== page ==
U.S. Senator, Massachusetts
US; US Senator 1967 - 79 Educated at Howard and Boston Universities, Brooke practised law in Massachusetts and Washington, DC, before becoming Attorney-General of Massachusetts, a post he filled from 1962 until 1966.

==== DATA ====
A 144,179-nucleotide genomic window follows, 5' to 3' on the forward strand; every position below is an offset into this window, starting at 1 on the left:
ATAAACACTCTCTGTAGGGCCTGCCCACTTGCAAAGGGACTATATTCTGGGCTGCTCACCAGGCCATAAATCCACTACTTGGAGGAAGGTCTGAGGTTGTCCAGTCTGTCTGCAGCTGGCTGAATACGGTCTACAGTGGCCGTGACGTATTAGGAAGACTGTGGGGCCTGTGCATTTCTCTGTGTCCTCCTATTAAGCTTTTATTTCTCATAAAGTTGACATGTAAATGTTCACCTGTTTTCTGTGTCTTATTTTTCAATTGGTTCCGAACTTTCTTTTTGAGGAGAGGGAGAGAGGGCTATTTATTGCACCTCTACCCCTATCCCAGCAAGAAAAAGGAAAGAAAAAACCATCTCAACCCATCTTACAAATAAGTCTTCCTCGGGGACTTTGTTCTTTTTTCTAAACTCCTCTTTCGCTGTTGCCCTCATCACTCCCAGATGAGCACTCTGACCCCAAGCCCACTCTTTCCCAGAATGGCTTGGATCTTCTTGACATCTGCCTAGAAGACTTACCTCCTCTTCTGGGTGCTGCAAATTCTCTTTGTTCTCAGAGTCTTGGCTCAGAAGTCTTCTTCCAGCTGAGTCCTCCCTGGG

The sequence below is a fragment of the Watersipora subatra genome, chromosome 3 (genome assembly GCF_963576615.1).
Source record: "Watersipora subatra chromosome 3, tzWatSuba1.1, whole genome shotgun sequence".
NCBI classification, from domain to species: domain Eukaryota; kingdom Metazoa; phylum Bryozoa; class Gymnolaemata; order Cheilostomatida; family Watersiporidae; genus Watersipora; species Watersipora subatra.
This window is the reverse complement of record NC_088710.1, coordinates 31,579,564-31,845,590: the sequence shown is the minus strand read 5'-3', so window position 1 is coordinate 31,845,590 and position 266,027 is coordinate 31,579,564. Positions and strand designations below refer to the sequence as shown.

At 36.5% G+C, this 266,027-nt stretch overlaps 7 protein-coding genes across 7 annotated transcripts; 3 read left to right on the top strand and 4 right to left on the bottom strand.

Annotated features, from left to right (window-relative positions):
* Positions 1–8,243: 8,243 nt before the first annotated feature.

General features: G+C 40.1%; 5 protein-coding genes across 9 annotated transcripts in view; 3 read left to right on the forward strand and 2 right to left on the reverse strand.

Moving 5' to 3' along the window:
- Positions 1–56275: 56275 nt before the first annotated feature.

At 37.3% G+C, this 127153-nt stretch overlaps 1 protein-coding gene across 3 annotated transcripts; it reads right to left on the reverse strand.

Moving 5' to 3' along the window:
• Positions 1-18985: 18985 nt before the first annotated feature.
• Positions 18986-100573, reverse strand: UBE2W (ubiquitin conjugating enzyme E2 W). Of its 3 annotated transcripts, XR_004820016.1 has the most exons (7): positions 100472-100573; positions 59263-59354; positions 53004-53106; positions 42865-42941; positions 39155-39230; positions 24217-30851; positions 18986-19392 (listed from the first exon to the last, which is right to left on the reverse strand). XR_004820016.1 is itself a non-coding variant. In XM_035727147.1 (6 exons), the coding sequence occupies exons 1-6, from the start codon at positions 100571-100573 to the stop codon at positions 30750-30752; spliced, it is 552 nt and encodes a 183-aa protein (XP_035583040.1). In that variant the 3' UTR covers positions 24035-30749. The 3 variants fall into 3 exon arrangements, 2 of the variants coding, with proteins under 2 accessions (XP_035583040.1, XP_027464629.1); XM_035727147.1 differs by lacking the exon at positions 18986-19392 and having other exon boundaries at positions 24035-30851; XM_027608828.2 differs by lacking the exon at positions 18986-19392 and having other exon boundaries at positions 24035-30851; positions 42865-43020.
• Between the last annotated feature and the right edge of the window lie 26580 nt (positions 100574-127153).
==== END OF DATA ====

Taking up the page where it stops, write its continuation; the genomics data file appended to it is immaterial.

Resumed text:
In 1966 Edward Brooke's decisive Senate victory made him the first black elected to the Senate in the twentieth century. The victory was all the more unusual because Brooke was a Republican at a time when the vast majority of blacks identified with the Democratic Party and the Republican Party fielded few black candidates. A liberal on most issues except the economy and national security, he was also a key Senate supporter of allowing abortions funded by Medicaid. Brooke's reputation and liberal politics, together with his political skill and personal charm, meant that he was able for a time to secure support from Democrats as well as Republicans in his state. Following an easy re-election victory in 1972, Brooke's seat seemed secure until 1978 when the Boston Globe reported a series of financial and ethical problems including the fact that Brooke had lied about his financial worth in divorce proceedings. He was investigated by the Senate Ethics Committee and, although it emerged that much of the information against Brooke was being leaked by members of his family, he became politically vulnerable. Some also criticized him for failing to promote Massachusetts' interests in the Senate; and Massachusetts' other Senator, Ted Kennedy, for the first time campaigned on behalf of Brooke's Democratic opponent, Paul Tsongas. Tsongas defeated Brooke in the 1978 election.